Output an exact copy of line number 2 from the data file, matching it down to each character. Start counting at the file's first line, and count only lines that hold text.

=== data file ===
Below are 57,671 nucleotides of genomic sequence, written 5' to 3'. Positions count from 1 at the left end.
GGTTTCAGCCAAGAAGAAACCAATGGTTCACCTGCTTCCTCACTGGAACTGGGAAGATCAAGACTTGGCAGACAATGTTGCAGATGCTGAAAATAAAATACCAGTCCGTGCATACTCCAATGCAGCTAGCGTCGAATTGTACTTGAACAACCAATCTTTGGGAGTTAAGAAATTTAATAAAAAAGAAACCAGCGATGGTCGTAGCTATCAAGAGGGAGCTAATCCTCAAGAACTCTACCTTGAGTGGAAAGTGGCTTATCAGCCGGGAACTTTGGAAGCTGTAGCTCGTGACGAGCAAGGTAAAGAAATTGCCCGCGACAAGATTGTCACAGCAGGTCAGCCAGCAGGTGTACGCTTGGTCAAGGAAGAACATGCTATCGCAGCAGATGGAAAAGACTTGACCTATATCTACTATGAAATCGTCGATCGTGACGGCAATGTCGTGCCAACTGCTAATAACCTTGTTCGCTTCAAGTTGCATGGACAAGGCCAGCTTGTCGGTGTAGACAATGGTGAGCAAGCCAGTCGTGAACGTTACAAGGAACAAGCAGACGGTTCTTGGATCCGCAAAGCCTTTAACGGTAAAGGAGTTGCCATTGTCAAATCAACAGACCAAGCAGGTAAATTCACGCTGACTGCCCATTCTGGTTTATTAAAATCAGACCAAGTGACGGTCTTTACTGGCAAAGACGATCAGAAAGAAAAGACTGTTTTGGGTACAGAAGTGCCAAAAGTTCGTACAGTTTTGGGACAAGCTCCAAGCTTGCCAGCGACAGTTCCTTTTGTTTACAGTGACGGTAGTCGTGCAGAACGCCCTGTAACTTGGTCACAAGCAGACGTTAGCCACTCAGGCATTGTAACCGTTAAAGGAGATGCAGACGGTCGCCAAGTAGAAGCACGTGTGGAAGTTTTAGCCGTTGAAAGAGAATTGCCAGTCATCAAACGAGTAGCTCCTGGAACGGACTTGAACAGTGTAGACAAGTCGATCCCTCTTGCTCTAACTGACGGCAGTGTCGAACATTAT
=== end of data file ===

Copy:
GGTTTCAGCCAAGAAGAAACCAATGGTTCACCTGCTTCCTCACTGGAACTGGGAAGATCAAGACTTGGCAGACAATGTTGCAGATGCTGAAAATAAAATACCAGTCCGTGCATACTCCAATGCAGCTAGCGTCGAATTGTACTTGAACAACCAATCTTTGGGAGTTAAGAAATTTAATAAAAAAGAAACCAGCGATGGTCGTAGCTATCAAGAGGGAGCTAATCCTCAAGAACTCTACCTTGAGTGGAAAGTGGCTTATCAGCCGGGAACTTTGGAAGCTGTAGCTCGTGACGAGCAAGGTAAAGAAATTGCCCGCGACAAGATTGTCACAGCAGGTCAGCCAGCAGGTGTACGCTTGGTCAAGGAAGAACATGCTATCGCAGCAGATGGAAAAGACTTGACCTATATCTACTATGAAATCGTCGATCGTGACGGCAATGTCGTGCCAACTGCTAATAACCTTGTTCGCTTCAAGTTGCATGGACAAGGCCAGCTTGTCGGTGTAGACAATGGTGAGCAAGCCAGTCGTGAACGTTACAAGGAACAAGCAGACGGTTCTTGGATCCGCAAAGCCTTTAACGGTAAAGGAGTTGCCATTGTCAAATCAACAGACCAAGCAGGTAAATTCACGCTGACTGCCCATTCTGGTTTATTAAAATCAGACCAAGTGACGGTCTTTACTGGCAAAGACGATCAGAAAGAAAAGACTGTTTTGGGTACAGAAGTGCCAAAAGTTCGTACAGTTTTGGGACAAGCTCCAAGCTTGCCAGCGACAGTTCCTTTTGTTTACAGTGACGGTAGTCGTGCAGAACGCCCTGTAACTTGGTCACAAGCAGACGTTAGCCACTCAGGCATTGTAACCGTTAAAGGAGATGCAGACGGTCGCCAAGTAGAAGCACGTGTGGAAGTTTTAGCCGTTGAAAGAGAATTGCCAGTCATCAAACGAGTAGCTCCTGGAACGGACTTGAACAGTGTAGACAAGTCGATCCCTCTTGCTCTAACTGACGGCAGTGTCGAACATTAT